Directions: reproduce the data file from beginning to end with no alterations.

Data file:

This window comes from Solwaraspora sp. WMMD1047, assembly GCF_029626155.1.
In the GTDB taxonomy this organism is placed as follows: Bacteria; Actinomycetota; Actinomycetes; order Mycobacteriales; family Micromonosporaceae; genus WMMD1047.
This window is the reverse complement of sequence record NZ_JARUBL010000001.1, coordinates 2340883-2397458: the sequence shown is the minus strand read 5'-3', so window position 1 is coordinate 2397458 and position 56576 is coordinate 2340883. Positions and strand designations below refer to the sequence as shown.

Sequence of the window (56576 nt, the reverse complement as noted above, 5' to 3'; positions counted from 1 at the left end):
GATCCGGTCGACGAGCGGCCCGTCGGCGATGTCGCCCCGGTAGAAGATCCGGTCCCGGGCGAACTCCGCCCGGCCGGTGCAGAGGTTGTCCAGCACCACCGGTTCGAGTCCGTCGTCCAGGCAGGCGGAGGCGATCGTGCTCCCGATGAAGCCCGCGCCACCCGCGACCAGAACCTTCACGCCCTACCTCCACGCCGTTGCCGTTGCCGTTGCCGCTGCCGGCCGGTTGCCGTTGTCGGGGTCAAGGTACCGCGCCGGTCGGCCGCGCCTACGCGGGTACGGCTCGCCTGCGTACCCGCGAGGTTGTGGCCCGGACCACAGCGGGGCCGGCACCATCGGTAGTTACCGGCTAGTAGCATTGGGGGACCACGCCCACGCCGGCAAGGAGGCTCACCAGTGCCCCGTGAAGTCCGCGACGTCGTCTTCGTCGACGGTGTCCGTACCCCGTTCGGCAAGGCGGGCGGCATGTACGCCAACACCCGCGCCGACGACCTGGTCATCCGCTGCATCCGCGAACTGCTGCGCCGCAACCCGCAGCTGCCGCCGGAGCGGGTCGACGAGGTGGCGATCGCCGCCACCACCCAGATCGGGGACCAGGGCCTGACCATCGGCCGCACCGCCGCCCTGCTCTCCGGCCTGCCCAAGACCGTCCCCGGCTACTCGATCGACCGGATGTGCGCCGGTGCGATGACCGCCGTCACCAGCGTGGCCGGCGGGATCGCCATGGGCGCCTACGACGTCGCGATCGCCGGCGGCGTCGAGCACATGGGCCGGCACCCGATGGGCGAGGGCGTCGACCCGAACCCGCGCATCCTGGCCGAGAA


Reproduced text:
This window comes from Solwaraspora sp. WMMD1047, assembly GCF_029626155.1.
In the GTDB taxonomy this organism is placed as follows: Bacteria; Actinomycetota; Actinomycetes; order Mycobacteriales; family Micromonosporaceae; genus WMMD1047.
This window is the reverse complement of sequence record NZ_JARUBL010000001.1, coordinates 2340883-2397458: the sequence shown is the minus strand read 5'-3', so window position 1 is coordinate 2397458 and position 56576 is coordinate 2340883. Positions and strand designations below refer to the sequence as shown.

Sequence of the window (56576 nt, the reverse complement as noted above, 5' to 3'; positions counted from 1 at the left end):
GATCCGGTCGACGAGCGGCCCGTCGGCGATGTCGCCCCGGTAGAAGATCCGGTCCCGGGCGAACTCCGCCCGGCCGGTGCAGAGGTTGTCCAGCACCACCGGTTCGAGTCCGTCGTCCAGGCAGGCGGAGGCGATCGTGCTCCCGATGAAGCCCGCGCCACCCGCGACCAGAACCTTCACGCCCTACCTCCACGCCGTTGCCGTTGCCGTTGCCGCTGCCGGCCGGTTGCCGTTGTCGGGGTCAAGGTACCGCGCCGGTCGGCCGCGCCTACGCGGGTACGGCTCGCCTGCGTACCCGCGAGGTTGTGGCCCGGACCACAGCGGGGCCGGCACCATCGGTAGTTACCGGCTAGTAGCATTGGGGGACCACGCCCACGCCGGCAAGGAGGCTCACCAGTGCCCCGTGAAGTCCGCGACGTCGTCTTCGTCGACGGTGTCCGTACCCCGTTCGGCAAGGCGGGCGGCATGTACGCCAACACCCGCGCCGACGACCTGGTCATCCGCTGCATCCGCGAACTGCTGCGCCGCAACCCGCAGCTGCCGCCGGAGCGGGTCGACGAGGTGGCGATCGCCGCCACCACCCAGATCGGGGACCAGGGCCTGACCATCGGCCGCACCGCCGCCCTGCTCTCCGGCCTGCCCAAGACCGTCCCCGGCTACTCGATCGACCGGATGTGCGCCGGTGCGATGACCGCCGTCACCAGCGTGGCCGGCGGGATCGCCATGGGCGCCTACGACGTCGCGATCGCCGGCGGCGTCGAGCACATGGGCCGGCACCCGATGGGCGAGGGCGTCGACCCGAACCCGCGCATCCTGGCCGAGAA